Claiming your part helps you step out of tangles with others and yourself.
What's your own role?
See your part.
In situations or relationships with any kind of difficulty—tension, feeling hurt, conflicts, mismatches of wants . . . the usual crud—it's natural to focus on what others have done that's problematic.
This could be useful for a while: it can energize you, bring insight into what the real priorities are for you, and help you see more clearly what you'd like others to change.
But there is also a cost: Fixating on the harms (actual or imagined) done by others revs up your case about them (see JOT "Drop the Case") with all the stresses and other problems that brings, plus it makes it harder to see the good qualities in those you have issues with, the influence of additional factors, and your own part in the matter.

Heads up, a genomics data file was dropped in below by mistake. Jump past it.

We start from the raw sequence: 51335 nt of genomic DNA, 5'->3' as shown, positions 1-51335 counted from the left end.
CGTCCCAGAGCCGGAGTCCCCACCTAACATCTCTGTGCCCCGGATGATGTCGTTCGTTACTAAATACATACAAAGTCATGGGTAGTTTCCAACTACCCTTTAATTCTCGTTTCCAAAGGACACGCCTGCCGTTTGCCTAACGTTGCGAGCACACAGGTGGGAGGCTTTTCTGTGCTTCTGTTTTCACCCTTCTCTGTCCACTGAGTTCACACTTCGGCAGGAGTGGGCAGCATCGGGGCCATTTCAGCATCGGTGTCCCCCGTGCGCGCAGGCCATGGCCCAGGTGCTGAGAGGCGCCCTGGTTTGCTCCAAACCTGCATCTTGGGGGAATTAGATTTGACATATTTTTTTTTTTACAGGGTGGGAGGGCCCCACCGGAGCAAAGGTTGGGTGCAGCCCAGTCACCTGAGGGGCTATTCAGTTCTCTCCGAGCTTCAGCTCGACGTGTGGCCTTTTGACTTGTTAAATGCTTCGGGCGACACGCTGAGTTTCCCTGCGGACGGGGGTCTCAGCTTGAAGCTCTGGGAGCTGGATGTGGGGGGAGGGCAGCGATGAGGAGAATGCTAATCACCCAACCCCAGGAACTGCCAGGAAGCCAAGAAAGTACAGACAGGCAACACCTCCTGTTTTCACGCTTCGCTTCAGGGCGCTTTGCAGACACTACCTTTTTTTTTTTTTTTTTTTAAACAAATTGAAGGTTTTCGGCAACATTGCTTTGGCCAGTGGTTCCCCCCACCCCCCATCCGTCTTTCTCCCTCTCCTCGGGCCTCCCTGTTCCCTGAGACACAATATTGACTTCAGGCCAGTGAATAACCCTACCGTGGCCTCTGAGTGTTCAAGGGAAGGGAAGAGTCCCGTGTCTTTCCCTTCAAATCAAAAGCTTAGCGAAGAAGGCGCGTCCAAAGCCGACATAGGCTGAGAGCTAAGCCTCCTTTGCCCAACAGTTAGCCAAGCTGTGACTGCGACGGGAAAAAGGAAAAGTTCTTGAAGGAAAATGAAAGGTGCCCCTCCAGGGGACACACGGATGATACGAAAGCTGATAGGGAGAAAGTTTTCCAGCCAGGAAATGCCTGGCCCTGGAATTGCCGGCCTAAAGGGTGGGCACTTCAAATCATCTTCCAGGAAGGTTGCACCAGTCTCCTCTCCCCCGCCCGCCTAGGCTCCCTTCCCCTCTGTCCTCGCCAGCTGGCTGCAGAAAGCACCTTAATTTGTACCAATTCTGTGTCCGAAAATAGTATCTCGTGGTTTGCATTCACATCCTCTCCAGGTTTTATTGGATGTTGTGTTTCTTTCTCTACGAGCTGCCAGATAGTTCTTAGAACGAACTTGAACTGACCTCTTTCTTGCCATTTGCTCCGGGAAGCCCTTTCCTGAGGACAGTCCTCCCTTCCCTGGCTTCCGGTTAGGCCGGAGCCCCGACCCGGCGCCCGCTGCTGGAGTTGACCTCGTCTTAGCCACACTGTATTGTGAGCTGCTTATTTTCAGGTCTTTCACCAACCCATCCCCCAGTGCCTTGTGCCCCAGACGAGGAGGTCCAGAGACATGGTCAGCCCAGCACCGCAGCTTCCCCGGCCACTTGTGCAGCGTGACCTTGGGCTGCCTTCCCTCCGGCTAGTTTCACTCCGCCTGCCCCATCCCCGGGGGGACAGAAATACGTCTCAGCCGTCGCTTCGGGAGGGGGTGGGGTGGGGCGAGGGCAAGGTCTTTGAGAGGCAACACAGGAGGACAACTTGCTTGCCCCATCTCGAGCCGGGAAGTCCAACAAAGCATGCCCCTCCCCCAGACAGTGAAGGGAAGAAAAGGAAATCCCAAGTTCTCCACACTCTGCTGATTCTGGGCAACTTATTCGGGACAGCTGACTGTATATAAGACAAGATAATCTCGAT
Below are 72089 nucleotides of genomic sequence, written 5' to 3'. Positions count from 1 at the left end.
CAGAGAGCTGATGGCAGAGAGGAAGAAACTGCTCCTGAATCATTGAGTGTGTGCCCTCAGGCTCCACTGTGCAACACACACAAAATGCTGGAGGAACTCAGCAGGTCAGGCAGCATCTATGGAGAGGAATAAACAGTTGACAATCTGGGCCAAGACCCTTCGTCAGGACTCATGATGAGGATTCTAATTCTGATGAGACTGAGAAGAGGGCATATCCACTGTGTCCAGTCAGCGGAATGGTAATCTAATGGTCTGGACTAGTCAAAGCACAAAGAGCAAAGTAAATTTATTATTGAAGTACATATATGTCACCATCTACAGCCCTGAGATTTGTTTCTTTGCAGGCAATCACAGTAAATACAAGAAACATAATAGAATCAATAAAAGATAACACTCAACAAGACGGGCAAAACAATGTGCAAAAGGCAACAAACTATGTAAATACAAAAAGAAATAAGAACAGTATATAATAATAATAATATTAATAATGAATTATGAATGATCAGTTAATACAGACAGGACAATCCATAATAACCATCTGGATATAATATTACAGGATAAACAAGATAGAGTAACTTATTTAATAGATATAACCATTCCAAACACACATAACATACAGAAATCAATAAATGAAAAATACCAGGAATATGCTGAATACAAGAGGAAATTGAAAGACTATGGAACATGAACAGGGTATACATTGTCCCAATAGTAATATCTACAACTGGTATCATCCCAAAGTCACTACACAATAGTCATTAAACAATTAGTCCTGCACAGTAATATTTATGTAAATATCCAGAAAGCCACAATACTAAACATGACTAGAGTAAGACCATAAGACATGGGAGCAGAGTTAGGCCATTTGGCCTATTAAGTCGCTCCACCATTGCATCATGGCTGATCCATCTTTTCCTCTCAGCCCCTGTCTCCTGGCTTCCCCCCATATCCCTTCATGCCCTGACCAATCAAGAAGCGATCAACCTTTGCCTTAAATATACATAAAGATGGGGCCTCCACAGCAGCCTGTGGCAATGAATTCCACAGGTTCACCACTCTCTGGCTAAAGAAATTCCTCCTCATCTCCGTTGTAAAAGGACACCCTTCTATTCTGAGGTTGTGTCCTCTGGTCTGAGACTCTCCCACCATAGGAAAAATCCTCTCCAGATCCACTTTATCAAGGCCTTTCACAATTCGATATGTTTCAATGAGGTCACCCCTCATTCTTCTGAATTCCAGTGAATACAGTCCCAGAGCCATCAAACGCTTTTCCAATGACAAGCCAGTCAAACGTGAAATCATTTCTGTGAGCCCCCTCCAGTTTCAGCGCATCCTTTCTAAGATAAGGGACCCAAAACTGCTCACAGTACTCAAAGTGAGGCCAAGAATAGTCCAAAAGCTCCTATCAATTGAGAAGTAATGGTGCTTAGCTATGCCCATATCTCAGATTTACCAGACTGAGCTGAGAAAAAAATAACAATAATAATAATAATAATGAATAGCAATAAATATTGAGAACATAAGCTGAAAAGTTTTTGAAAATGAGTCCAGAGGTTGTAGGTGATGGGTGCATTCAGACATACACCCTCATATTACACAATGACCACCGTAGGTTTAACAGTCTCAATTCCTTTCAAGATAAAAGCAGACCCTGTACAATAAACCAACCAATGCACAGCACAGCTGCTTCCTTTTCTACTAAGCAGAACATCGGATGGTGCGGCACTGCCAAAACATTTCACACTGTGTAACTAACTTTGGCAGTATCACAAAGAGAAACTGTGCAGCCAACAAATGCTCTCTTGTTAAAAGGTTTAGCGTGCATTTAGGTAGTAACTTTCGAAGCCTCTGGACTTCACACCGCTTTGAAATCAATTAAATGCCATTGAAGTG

For example, let's say you work with someone who is unfairly critical of you. Sure, there are the ways this person is out of line, self-righteous, whatever. Additionally, there are the ways that this person is also doing good things, plus the ways that other factors—such as a distracted boss who hasn't stepped in or coworkers who like to gossip—are helping or hurting. And there is your own role as well: what you're doing—in thought, word, and deed—that's beneficial or harmful.